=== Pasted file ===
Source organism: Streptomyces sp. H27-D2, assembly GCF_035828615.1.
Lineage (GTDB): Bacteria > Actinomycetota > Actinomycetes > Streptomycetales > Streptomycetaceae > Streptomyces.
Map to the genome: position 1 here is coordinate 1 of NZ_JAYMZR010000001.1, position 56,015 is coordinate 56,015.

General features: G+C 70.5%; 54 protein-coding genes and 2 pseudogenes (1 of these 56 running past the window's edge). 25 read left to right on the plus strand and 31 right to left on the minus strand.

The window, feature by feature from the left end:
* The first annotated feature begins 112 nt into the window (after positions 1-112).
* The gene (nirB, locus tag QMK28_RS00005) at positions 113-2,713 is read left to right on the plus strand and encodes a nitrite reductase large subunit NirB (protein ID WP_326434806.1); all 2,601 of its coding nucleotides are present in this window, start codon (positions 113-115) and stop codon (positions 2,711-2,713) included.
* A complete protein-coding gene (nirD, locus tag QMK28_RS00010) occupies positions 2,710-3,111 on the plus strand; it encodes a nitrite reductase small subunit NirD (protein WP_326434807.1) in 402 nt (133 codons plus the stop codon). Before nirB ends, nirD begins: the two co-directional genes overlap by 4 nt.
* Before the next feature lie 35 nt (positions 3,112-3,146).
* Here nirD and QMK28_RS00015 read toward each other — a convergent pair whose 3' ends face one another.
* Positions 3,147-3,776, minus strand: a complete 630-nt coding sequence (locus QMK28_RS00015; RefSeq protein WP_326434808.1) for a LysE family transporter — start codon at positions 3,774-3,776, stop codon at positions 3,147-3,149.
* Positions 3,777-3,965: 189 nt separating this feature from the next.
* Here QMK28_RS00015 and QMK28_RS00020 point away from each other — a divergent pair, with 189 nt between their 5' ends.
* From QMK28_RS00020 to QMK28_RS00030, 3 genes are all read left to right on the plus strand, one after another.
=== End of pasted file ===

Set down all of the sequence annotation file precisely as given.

Source organism: Streptomyces sp. H27-D2, assembly GCF_035828615.1.
Lineage (GTDB): Bacteria > Actinomycetota > Actinomycetes > Streptomycetales > Streptomycetaceae > Streptomyces.
Map to the genome: position 1 here is coordinate 1 of NZ_JAYMZR010000001.1, position 56,015 is coordinate 56,015.

General features: G+C 70.5%; 54 protein-coding genes and 2 pseudogenes (1 of these 56 running past the window's edge). 25 read left to right on the plus strand and 31 right to left on the minus strand.

The window, feature by feature from the left end:
* The first annotated feature begins 112 nt into the window (after positions 1-112).
* The gene (nirB, locus tag QMK28_RS00005) at positions 113-2,713 is read left to right on the plus strand and encodes a nitrite reductase large subunit NirB (protein ID WP_326434806.1); all 2,601 of its coding nucleotides are present in this window, start codon (positions 113-115) and stop codon (positions 2,711-2,713) included.
* A complete protein-coding gene (nirD, locus tag QMK28_RS00010) occupies positions 2,710-3,111 on the plus strand; it encodes a nitrite reductase small subunit NirD (protein WP_326434807.1) in 402 nt (133 codons plus the stop codon). Before nirB ends, nirD begins: the two co-directional genes overlap by 4 nt.
* Before the next feature lie 35 nt (positions 3,112-3,146).
* Here nirD and QMK28_RS00015 read toward each other — a convergent pair whose 3' ends face one another.
* Positions 3,147-3,776, minus strand: a complete 630-nt coding sequence (locus QMK28_RS00015; RefSeq protein WP_326434808.1) for a LysE family transporter — start codon at positions 3,774-3,776, stop codon at positions 3,147-3,149.
* Positions 3,777-3,965: 189 nt separating this feature from the next.
* Here QMK28_RS00015 and QMK28_RS00020 point away from each other — a divergent pair, with 189 nt between their 5' ends.
* From QMK28_RS00020 to QMK28_RS00030, 3 genes are all read left to right on the plus strand, one after another.